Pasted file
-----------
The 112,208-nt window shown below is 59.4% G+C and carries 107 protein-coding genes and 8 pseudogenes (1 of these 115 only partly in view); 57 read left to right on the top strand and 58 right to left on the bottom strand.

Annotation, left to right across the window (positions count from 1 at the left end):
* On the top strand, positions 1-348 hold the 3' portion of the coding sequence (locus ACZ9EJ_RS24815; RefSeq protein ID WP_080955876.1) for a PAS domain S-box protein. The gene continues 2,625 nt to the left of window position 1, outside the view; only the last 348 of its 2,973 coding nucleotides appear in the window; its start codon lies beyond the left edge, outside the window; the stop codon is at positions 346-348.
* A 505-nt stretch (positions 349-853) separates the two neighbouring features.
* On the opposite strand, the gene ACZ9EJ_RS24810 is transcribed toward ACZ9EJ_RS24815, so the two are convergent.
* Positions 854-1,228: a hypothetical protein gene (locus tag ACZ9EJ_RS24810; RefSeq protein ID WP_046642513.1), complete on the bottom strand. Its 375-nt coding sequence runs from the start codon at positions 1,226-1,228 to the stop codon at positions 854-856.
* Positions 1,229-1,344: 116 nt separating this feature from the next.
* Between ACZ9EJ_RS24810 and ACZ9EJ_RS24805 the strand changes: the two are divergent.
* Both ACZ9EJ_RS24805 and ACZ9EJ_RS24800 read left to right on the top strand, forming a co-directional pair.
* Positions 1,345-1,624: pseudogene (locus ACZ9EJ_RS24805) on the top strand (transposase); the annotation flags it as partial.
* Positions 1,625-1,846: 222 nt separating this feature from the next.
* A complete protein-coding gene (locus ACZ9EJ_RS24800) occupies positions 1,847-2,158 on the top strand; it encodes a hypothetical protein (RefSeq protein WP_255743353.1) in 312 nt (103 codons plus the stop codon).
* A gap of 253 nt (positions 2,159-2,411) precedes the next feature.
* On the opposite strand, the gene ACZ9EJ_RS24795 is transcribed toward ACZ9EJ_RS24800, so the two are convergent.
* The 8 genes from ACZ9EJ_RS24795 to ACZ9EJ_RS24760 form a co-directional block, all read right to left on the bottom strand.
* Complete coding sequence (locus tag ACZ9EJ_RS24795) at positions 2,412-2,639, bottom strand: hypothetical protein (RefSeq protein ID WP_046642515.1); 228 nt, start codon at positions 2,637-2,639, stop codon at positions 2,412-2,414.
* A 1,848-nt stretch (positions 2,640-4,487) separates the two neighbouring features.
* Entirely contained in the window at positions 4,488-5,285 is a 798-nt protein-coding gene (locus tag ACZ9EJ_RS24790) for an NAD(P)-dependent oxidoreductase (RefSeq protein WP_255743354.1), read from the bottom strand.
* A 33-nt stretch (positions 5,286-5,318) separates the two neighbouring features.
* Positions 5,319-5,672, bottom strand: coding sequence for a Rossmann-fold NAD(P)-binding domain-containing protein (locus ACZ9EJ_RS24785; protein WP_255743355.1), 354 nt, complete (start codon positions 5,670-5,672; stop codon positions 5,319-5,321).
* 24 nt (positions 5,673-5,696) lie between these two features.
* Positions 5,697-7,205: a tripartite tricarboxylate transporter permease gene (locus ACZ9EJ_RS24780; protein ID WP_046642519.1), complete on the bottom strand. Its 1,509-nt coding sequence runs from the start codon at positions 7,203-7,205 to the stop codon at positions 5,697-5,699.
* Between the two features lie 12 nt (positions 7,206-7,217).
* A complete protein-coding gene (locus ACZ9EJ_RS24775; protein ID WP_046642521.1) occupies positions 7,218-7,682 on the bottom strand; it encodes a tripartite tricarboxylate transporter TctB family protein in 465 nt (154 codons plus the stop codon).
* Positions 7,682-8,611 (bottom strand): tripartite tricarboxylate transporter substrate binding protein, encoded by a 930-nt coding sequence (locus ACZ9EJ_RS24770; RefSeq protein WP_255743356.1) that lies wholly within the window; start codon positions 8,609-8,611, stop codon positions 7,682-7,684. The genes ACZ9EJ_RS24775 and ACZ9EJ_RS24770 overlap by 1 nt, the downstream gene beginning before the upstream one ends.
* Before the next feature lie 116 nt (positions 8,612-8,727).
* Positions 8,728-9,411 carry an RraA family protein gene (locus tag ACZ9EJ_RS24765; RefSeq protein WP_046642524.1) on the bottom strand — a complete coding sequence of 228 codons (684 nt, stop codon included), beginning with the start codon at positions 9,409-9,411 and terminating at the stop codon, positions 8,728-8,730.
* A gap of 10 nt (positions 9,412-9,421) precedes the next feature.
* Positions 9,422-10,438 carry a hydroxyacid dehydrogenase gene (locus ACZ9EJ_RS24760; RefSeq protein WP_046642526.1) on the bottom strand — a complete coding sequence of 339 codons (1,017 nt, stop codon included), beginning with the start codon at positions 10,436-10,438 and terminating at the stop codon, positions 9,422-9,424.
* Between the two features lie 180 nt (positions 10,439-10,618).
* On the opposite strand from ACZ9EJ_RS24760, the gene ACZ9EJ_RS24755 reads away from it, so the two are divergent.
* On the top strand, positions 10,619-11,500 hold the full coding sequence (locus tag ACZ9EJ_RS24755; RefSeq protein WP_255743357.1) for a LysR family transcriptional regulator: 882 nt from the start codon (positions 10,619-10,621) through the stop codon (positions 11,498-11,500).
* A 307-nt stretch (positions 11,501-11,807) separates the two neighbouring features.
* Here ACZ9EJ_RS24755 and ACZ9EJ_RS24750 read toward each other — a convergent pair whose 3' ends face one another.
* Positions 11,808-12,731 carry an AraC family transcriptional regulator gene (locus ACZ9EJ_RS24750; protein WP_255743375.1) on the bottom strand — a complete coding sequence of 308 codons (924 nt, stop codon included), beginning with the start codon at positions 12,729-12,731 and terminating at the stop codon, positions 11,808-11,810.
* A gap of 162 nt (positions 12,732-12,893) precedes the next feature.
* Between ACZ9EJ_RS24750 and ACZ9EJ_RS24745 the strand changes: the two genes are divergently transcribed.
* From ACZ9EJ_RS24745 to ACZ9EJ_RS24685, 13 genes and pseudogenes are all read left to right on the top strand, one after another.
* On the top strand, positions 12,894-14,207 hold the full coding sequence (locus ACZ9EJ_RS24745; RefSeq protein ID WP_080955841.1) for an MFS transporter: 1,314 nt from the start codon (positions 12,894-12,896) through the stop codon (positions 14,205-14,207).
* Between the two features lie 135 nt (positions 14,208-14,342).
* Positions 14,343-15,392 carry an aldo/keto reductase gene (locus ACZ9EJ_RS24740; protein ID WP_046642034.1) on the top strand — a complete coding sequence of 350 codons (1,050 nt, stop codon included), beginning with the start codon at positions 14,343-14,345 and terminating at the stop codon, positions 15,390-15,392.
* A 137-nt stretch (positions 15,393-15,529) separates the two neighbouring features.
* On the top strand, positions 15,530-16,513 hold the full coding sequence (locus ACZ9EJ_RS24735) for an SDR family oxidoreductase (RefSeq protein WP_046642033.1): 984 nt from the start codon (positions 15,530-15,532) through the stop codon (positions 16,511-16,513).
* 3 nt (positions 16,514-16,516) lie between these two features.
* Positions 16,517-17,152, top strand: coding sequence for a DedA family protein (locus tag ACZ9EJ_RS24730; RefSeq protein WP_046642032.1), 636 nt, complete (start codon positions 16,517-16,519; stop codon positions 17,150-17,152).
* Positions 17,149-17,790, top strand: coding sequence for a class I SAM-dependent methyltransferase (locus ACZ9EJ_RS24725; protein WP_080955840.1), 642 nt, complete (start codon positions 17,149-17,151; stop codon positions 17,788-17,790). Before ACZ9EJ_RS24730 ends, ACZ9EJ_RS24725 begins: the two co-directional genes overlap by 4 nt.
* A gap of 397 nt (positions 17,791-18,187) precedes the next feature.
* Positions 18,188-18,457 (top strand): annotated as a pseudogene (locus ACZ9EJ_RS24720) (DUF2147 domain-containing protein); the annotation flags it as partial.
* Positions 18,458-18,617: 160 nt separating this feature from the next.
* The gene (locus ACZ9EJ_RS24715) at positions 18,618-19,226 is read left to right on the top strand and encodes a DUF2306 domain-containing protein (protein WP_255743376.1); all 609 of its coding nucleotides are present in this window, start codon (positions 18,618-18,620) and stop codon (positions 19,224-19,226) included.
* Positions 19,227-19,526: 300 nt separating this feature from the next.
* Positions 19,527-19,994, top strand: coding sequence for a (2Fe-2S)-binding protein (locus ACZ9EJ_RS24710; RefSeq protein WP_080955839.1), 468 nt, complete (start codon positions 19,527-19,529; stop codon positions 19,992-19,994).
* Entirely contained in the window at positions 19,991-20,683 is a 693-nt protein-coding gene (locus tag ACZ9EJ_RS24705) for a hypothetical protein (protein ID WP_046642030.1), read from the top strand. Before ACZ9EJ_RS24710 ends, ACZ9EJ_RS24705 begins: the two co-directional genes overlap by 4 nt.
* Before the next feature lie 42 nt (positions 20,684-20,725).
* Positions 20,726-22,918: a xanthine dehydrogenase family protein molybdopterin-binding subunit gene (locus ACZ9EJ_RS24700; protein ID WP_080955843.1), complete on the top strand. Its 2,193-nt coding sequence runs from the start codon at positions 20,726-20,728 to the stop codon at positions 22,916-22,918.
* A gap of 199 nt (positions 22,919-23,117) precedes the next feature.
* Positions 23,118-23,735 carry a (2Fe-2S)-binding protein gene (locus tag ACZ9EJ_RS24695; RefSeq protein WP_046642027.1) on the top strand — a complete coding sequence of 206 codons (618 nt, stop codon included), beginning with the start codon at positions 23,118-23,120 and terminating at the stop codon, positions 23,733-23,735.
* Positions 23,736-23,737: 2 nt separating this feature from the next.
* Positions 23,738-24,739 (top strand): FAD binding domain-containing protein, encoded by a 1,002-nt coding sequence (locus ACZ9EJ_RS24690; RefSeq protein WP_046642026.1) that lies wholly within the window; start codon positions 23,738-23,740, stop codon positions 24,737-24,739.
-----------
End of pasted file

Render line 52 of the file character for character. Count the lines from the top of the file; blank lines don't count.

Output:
* Positions 19,527-19,994, top strand: coding sequence for a (2Fe-2S)-binding protein (locus ACZ9EJ_RS24710; RefSeq protein WP_080955839.1), 468 nt, complete (start codon positions 19,527-19,529; stop codon positions 19,992-19,994).